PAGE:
Hardcover
6 x 8.3
152 Pgs
SKU:
9781770463738
$29.95 CAD/$24.95 USD

The gorgeous and empathetic story of one couple’s search for hope and a peaceful future

Hannah is a thirty-something wife, home-health worker, and antiwar activist. Her husband, Johnny, is a stay-at-home pothead working—or “working”—on building them a house before the winter chill sets in. They’re currently living and screwing in the back of a truck, hoping for a pregnancy, which seems like it will never come. Legs in the air, for a better chance at conception, Hannah scans fertility Reddits while Johnny dreams about propagating plants—kale, tomatoes—to ensure they have sufficient sustenance should the end times come, which, given their fragile democracy strained under the weight of a carceral state and the risk of horrible war, doesn’t seem so far off. Helping Hannah in her fight for the future is her best friend Gabby, a queer naturalist she idolizes and who adores her. Helping Johnny build the house is Tyler, an off-the-grid conspiracy theorist driven sick by his own cloudy notions of reality.

Told with tenderness and care in an undefined near future, Eleanor Davis’s The Hard Tomorrow blazes unrestrained, as moments of human connection are doused in fear and threats. Her astute projections probe at current anxieties in a cautionary tale that begs the question: What will happen after tomorrow?

Praise for The Hard Tomorrow

[The Hard Tomorrow] is a very kind book. It's a very loving book, It is a very optimistic book, despite it being a very harsh world that they're living in.

The Hollywood Reporter

The way [Eleanor Davis] draws and writes about the lives of Hannah, an activist, and Johnny, a pothead, gives the form its due, creating a beautiful story from the horrible worries that plague everyone of child-bearing age.

The Boston Globe

[The Hard Tomorrow] looks at a bleak and very familiar near-future to tell a story about activism, empathy, and believing in a better world… Davis captures facial expressions, body language, and gestures with curving, wiry lines that imbue the artwork with both spontaneity and grace.

The AV Club

You want to read a story that will put your heart through a wringer? You want characters of all kinds – among both the oppressors and the oppressed, as well as history’s wannabe disinterested bystanders – who are encountered in fully human, alive-and-breathing detail? Then you want to read this book.

The Austin Chronicle

The Hard Tomorrow feels as immediate as the news on your Facebook feed and as timeless as Victor Hugo...A beautiful comic that speaks like no other book I read this year to how hard 2019 has been on hope, and why so many of us still have some.

Slate best of 2019

An intimate, tender meditation on love and hope against the backdrop of a bleak, crumbling America that feels all too familiar.

Rachel Heng, author of Suicide Club

Davis presents her protagonists’ messy humanity in a kind, plain light... [seeming] to argue that any life is rich and complicated enough to merit its own book—and she convinces the reader she is right.

Publishers Weekly

The virtuosic Eleanor Davis delves into a story of intimacy, connection and concreteness...Davis’ art, more gorgeous than ever, lends every simple moment glorious significance.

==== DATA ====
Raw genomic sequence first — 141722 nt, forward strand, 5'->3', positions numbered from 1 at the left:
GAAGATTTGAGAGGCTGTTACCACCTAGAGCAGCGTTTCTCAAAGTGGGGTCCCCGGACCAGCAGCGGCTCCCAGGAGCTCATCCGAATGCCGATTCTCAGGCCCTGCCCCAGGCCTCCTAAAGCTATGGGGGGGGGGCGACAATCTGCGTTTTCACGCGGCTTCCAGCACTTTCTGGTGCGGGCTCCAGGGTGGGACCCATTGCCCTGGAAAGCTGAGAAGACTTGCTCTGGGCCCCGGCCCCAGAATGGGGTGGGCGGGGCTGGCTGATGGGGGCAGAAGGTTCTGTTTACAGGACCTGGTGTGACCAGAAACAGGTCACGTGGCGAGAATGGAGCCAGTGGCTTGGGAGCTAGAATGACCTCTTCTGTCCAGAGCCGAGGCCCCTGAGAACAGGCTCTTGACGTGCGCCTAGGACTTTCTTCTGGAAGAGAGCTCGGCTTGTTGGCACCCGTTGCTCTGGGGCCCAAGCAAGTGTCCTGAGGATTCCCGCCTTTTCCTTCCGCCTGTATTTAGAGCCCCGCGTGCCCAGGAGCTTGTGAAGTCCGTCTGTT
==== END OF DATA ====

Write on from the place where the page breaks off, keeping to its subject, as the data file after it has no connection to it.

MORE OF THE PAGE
NPR best of 2019

Eleanor Davis is one of the very best cartoonists working today. She has (among many other things) an amazing way of drawing people: they are both emotional expressions, as vivid and immediately legible as Bugs Bunny, and, at the same time, convincing as bodies in the world, weighty and vulnerable, with scuffed knees and unruly hair.

Gabriel Winslow-Yost, New York Review of Books

In The Hard Tomorrow, Davis uses crisp, deep blacks and pure whites for characters who are equally solid in their convictions.

Lit Hub

Eleanor Davis’s work is the most tender, humane, beautiful slap in the face. She is a bullshit antidote.

Lisa Hanawalt, author of Coyote Doggirl and creator of Tuca and Bertie

For whom do we try to make a better world? Davis’s subtle take on a major philosophical question is an efficient and affective read for anyone struggling to find purpose in trying times.

Emilia Packard, Library Journal

Hope is a messy business—inextricably linked with fear, because they are two sides of the same coin. In The Hard Tomorrow, Eleanor Davis brings us into the heart of things, into the tension between the coin's faces that hold them together. Within that space are the things we hope and fear for the most - life, death, freedom, love. This is Davis's best book yet, and should ensconce this universally admired comic artist among the giant literary figures of 2019.

Kate Beaton, author of Hark! A Vagrant

Nobody draws like Eleanor Davis. Get used to it. I sure had to.

Jaime Hernandez, co-creator of Love and Rockets

The question of just what can be made of the future, and whether anything is worth fighting for, haunts the book… pure possibility and potential, and all the anxiety and hope that comes with it.

Hyperallergic

Graphic novelist Eleanor Davis’s acclaimed book about a health worker and her pothead husband trying to conceive in a world tottering towards collapse.

The Guardian

I’ve always been a massive fan of Eleanor Davis and her impressive range of drawing styles, but this book completely stole my heart in both story and artwork.

Comics Beat best of 2019
Share on Facebook
Share on Tumblr
Share via Email